Can Chardo Richardson unseat Stephanie Murphy with a cash-poor campaign? 

But the money, honey

Chardo Richardson is adamant about the fact that he and his committee are going to eventually replace every member of Congress willing to take corporate money.

Formed by staffers and supporters of the 2016 Bernie Sanders presidential campaign, they call themselves Brand New Congress – and their calls for reform are as clear as the political action committee's name. They want to raise the minimum wage, institute nationwide campaign finance reform, create a justice system that works for all (as is evident with their fierce calls to abolish the Immigration and Customs Enforcement agency), and they think free public education and free Medicare for all are rights, not privileges.

The grass-roots organization is the latest progressive firing squad aimed at the Democratic Party establishment. Its ammunition includes candidates like Richardson, an Air Force veteran and the president of the Central Florida American Civil Liberties Union; Democratic challenger Alexandria Ocasio-Cortez, who pulled off one of the election season's biggest upsets so far when she defeated U.S. Rep. Joe Crowley in their New York City district's primary; and a surplus of other young, charismatic progressives.

But there's a hitch in the case of Richardson. A political nobody, how is he supposed to pull off a feat like unseating U.S. Rep. Stephanie Murphy in Florida's 7th Congressional District when he's only raised $34,000, as compared to Murphy's $2.3 million?

The question is a head-scratcher, as is Richardson's confidence when he flaunts the deficit in campaign funding between him and his Democratic primary opponent.

"We all knew we weren't going to outraise the machine. We're not taking the big money," Richardson says. "So how are we going to outraise them?"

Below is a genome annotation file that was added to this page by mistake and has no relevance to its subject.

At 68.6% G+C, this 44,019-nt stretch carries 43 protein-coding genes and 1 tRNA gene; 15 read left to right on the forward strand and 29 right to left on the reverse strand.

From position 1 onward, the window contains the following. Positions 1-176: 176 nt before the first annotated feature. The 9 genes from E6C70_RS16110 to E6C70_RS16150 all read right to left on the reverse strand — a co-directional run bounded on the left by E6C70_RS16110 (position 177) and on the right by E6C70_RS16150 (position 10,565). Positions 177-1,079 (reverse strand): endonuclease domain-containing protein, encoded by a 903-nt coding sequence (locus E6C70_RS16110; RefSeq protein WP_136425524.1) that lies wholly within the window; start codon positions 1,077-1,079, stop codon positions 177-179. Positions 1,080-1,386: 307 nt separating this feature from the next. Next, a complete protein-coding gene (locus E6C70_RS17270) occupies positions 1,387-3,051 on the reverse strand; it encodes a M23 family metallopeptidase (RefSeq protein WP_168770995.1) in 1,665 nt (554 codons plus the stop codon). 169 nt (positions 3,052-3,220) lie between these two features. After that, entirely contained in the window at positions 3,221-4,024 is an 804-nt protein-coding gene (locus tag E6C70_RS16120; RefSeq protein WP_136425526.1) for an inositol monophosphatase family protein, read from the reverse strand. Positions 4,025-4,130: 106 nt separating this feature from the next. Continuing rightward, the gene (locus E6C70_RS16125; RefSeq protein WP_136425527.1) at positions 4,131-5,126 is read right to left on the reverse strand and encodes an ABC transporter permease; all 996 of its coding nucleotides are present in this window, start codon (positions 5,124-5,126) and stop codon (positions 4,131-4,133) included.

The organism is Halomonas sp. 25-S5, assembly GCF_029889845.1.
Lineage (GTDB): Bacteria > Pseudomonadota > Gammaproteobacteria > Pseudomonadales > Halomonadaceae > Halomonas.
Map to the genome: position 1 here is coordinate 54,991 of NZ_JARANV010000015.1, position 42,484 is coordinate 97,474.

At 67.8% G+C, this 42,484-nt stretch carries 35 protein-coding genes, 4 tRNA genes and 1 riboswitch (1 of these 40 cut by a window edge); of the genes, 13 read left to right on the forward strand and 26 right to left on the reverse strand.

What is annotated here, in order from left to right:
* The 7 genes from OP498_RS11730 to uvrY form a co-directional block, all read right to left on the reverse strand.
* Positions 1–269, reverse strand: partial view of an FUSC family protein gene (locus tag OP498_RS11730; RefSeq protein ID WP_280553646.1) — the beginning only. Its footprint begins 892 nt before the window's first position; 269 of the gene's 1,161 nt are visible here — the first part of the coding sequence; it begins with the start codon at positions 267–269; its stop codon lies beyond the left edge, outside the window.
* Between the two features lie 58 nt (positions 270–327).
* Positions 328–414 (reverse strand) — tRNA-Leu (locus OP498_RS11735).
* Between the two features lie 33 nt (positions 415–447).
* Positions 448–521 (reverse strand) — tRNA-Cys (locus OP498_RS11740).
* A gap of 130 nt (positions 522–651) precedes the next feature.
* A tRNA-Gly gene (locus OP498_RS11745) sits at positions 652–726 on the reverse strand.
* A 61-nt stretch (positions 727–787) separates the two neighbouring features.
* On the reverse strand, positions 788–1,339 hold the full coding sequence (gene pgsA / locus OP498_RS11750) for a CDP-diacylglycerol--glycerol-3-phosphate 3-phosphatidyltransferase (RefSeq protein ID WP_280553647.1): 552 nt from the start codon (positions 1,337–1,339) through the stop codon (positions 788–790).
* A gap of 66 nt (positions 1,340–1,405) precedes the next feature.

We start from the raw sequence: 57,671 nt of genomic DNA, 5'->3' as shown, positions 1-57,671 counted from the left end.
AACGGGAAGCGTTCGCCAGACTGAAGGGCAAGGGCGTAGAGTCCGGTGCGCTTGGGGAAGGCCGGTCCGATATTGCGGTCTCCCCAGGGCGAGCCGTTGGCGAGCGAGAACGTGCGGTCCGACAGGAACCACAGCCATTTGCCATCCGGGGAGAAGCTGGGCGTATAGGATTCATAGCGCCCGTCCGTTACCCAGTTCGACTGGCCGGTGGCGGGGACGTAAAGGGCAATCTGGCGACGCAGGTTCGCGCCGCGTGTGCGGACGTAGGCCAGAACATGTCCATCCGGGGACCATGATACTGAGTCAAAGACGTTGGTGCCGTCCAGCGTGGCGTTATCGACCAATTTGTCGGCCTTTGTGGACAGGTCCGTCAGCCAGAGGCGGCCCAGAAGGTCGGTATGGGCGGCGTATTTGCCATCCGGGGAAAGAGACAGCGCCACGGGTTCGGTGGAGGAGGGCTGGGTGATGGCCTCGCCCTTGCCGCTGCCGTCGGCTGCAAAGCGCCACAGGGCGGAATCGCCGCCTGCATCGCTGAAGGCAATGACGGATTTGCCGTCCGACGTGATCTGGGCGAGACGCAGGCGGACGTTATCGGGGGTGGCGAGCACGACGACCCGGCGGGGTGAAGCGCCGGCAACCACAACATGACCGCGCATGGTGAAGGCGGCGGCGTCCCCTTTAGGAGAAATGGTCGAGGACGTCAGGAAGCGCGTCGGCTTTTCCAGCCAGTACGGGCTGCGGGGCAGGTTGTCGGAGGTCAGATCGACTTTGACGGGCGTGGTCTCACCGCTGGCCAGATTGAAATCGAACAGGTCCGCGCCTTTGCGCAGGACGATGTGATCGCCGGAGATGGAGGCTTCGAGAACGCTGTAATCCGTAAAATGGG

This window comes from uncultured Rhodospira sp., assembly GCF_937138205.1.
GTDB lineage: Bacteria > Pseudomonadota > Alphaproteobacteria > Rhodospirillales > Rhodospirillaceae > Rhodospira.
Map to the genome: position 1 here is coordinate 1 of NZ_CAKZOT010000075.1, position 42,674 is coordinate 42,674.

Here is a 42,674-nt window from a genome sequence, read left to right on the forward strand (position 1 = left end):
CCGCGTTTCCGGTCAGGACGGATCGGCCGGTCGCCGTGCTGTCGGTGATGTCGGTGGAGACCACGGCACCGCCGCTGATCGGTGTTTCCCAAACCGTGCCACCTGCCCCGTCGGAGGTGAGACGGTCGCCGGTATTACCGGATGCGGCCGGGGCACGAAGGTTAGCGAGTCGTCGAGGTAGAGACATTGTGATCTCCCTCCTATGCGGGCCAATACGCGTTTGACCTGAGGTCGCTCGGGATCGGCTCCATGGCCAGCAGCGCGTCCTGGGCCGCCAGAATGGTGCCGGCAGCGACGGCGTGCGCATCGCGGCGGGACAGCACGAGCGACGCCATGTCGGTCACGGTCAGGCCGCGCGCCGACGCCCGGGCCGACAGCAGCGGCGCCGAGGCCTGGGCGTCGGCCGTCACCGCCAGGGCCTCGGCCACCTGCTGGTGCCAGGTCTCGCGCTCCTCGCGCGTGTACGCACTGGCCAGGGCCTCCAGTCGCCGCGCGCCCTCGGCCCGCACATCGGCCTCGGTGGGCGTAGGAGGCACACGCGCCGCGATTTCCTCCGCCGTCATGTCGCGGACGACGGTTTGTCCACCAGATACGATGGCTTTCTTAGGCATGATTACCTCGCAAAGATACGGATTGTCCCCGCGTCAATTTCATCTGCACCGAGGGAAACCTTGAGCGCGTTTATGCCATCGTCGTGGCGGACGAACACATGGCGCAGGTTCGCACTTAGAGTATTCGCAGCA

Richardson doesn't answer the question, instead opting to fluff the rhetoric around his platform. He talks of how Murphy is too ready to compromise with her fellow elected officials. He says Murphy should "stand up for something," and that "it almost appears that she's scared to rock the boat or she's incompetent."

He says these things at a time when Democratic voter turnout has been recorded as two to three times higher than on average, and at a time when many Americans' peak frustrations come from the lack of bipartisan cooperation among congressional leaders.

Murphy's campaign disagrees.

Though her campaign stops short of calling to abolish ICE, Murphy campaign spokeswoman Christie Stephenson tells Orlando Weekly that Murphy does have a habit of standing up on plenty of issues. Most recently this was demonstrated in the way Murphy spoke out against the Trump administration's policy of separating children from their parents.

"Less than two years ago, Stephanie Murphy successfully unseated a Republican incumbent who had held his seat for over 20 years, becoming the first Vietnamese American woman to serve in Congress," Stephenson tells Orlando Weekly.

"Since taking office last year, Stephanie has stood up to special interests, fought for women and working families, supported seniors and veterans and has been a national leader in reducing gun violence. Her results speak for themselves as Stephanie believes if you work hard and put people first, the politics will take care of itself."

For candidates like Richardson, though, it's an all or nothing game. The era of incrementalism, of half-measures, is over. The times demand boldness.

The thing is, Democrats see a blue wave on the horizon. And to take back the House, they'll need districts like Florida's 7th, which isn't like the Bronx district Ocasio-Cortez won, where the victor in the primary is all but guaranteed a seat in Congress. Two years ago, Murphy, a centrist and prodigious fundraiser, edged out John Mica by a scant three points. So it's worth asking: Might a much more liberal and much more poorly funded Richardson lose an otherwise winnable seat in November?

Even so, Richardson sees himself – and Brand New Congress – as the party's future. Change might not come overnight, or even in one election cycle, but it is coming. And soon enough, he says, more and more Democrats will be forgoing corporate donations.

"I don't believe that I'm better than Stephanie Murphy as a human being," Richardson says. "I believe that we have just a little more courage, because it takes courage to say that I'm going to run and know that I'm going to get my ass kicked when it comes to money."

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